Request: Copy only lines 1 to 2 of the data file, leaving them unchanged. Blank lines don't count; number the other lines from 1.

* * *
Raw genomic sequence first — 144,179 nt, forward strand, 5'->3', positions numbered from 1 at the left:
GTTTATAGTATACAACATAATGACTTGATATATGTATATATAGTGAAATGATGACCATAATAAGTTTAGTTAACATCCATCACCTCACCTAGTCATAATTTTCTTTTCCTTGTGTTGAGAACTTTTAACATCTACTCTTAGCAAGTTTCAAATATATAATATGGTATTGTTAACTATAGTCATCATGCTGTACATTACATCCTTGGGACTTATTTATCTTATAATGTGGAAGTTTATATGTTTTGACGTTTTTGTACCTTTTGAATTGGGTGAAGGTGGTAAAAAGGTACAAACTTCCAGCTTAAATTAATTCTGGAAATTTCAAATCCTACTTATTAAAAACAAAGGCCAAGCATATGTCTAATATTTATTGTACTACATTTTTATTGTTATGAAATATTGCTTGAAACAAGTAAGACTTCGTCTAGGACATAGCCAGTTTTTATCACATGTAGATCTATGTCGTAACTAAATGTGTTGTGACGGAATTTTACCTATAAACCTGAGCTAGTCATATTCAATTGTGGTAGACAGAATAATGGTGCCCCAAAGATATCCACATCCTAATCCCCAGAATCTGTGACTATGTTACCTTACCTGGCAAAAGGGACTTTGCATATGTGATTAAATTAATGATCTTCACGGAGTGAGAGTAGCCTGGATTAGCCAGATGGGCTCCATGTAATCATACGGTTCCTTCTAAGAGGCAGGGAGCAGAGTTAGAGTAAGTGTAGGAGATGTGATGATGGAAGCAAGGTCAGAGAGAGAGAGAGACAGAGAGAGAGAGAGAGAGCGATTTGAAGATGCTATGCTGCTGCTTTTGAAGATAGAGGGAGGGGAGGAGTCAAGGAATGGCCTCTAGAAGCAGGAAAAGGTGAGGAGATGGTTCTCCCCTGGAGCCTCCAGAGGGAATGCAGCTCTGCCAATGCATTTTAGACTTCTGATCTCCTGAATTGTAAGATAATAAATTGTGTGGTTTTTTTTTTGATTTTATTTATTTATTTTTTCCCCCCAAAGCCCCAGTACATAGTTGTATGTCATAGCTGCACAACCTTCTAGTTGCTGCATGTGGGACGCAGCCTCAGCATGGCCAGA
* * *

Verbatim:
Raw genomic sequence first — 144,179 nt, forward strand, 5'->3', positions numbered from 1 at the left:
GTTTATAGTATACAACATAATGACTTGATATATGTATATATAGTGAAATGATGACCATAATAAGTTTAGTTAACATCCATCACCTCACCTAGTCATAATTTTCTTTTCCTTGTGTTGAGAACTTTTAACATCTACTCTTAGCAAGTTTCAAATATATAATATGGTATTGTTAACTATAGTCATCATGCTGTACATTACATCCTTGGGACTTATTTATCTTATAATGTGGAAGTTTATATGTTTTGACGTTTTTGTACCTTTTGAATTGGGTGAAGGTGGTAAAAAGGTACAAACTTCCAGCTTAAATTAATTCTGGAAATTTCAAATCCTACTTATTAAAAACAAAGGCCAAGCATATGTCTAATATTTATTGTACTACATTTTTATTGTTATGAAATATTGCTTGAAACAAGTAAGACTTCGTCTAGGACATAGCCAGTTTTTATCACATGTAGATCTATGTCGTAACTAAATGTGTTGTGACGGAATTTTACCTATAAACCTGAGCTAGTCATATTCAATTGTGGTAGACAGAATAATGGTGCCCCAAAGATATCCACATCCTAATCCCCAGAATCTGTGACTATGTTACCTTACCTGGCAAAAGGGACTTTGCATATGTGATTAAATTAATGATCTTCACGGAGTGAGAGTAGCCTGGATTAGCCAGATGGGCTCCATGTAATCATACGGTTCCTTCTAAGAGGCAGGGAGCAGAGTTAGAGTAAGTGTAGGAGATGTGATGATGGAAGCAAGGTCAGAGAGAGAGAGAGACAGAGAGAGAGAGAGAGAGCGATTTGAAGATGCTATGCTGCTGCTTTTGAAGATAGAGGGAGGGGAGGAGTCAAGGAATGGCCTCTAGAAGCAGGAAAAGGTGAGGAGATGGTTCTCCCCTGGAGCCTCCAGAGGGAATGCAGCTCTGCCAATGCATTTTAGACTTCTGATCTCCTGAATTGTAAGATAATAAATTGTGTGGTTTTTTTTTTGATTTTATTTATTTATTTTTTCCCCCCAAAGCCCCAGTACATAGTTGTATGTCATAGCTGCACAACCTTCTAGTTGCTGCATGTGGGACGCAGCCTCAGCATGGCCAGA